A Fateful Decision – from “Shadow in the Mirror”

Many moments in my life confused me, more than I can count. I wondered why I existed, why God never rescued me. Yet whenever I reflected back on that vision, it strengthened me.

Even though life trampled my dreams to become a famous dancer, I practiced alone. I had to—dancing was my oxygen. I devoted countless hours in front of my mirror perfecting each new fad. Once again dance whisked me away into blissful places.

Things radically changed after Mom bought me my first training bra. My inattentive father noticed my developing body. His pride wouldn’t allow for a daughter who wasn’t a virgin, so he imposed tight restrictions on me. Daddy ended all after-school activities, limited playtime outside, and made me account for every minute.

Too late, Daddy. Your daughter was no longer a virgin—John took care of that. Not that it mattered, all that interested you was your public façade.

Then I met Louie. His black wavy hair, penetrating ebony eyes, and charismatic personality made him one of the most popular boys at school. And he liked me! I found myself falling head over heels for Louie and schemed to figure out ways to be with him—all during the time John was raping me. And it was odd how Louie looked so similar to my mother’s lover, Danny, the very affair that got me into the situation with John.

I told Mom I had drama practices until seven p.m. a few nights a week. Instead, Louie and I shared chocolate milkshakes together in a booth at Johnny’s Cozy Corner. Louie’s home life mirrored mine, and we clicked. Those days always ended with a passionate kiss that kept him in the center of the dream world I created to cope with my life.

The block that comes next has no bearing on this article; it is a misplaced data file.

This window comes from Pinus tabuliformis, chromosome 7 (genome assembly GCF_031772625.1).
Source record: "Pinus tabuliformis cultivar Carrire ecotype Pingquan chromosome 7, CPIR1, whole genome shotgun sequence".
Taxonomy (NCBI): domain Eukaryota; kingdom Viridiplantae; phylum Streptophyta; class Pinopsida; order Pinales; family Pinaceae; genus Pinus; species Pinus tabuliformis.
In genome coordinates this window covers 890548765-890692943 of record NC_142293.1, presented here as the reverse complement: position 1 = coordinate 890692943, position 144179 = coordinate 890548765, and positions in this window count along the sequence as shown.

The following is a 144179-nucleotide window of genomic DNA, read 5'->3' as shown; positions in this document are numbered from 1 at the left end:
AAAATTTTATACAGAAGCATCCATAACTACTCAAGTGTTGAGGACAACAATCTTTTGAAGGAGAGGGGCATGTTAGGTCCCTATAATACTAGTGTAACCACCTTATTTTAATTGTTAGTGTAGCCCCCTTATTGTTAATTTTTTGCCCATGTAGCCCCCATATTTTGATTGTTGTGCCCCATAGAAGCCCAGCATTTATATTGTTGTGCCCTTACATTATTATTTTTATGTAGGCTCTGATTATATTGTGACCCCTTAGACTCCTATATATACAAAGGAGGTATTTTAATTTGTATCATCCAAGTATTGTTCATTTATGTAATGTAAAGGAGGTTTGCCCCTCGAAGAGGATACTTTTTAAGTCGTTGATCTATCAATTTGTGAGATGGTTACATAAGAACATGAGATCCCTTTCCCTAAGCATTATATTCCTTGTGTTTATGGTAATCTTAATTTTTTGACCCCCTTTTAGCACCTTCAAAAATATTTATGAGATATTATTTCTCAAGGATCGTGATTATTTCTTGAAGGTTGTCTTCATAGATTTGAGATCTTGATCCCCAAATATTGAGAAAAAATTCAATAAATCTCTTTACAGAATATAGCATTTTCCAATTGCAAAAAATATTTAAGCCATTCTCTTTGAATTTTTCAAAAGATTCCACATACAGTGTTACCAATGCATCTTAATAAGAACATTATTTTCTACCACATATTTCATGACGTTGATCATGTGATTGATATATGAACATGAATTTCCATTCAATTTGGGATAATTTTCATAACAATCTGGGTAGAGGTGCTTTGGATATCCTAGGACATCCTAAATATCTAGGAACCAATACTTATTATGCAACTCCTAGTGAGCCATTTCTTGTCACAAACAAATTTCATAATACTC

The happiness on my face raised Mom’s suspicions about my late school hours, and she called the principal’s office. Of course there were no play rehearsals. She remained oddly silent about my lie until she drove by Johnny’s early one afternoon and spotted me holding hands with Louie. I was also skipping school. She pulled the car over and shouted, “Nancy Jean Walker, get into the car! Did you really think you’d get away with this forever?”

Mortified, I walked toward her and sat in the car. She slapped me across the face. Louie must have seen this, though I didn’t look back at him. I was grounded through the entire summer.

Then my parents made a fateful decision my sophomore year—a domino I didn’t see coming. They enrolled me into what they believed to be the more controlled environment of a Catholic high school, assuming I’d be safer from getting into trouble with boys. In September 1966, at Mater Dei, I sat in a classroom filled with strangers and a nun who did not hesitate to swat students’ hands with her ruler.

It was difficult to adjust to my new surroundings—new school, new classmates, new teachers. The girls treated me especially mean since I was the new girl in school. Many of the boys pursued me persistently. It all made me sad and uncomfortable.

The nasty name-calling began after a jock named Joe pinned me against the wall and kissed me against my will. I shoved him. My classmates walked right past us, snickering and muttering under their breath. Joe flicked my breast.

“Get your hands off me.” I elbowed him and he backed off, mumbling a threat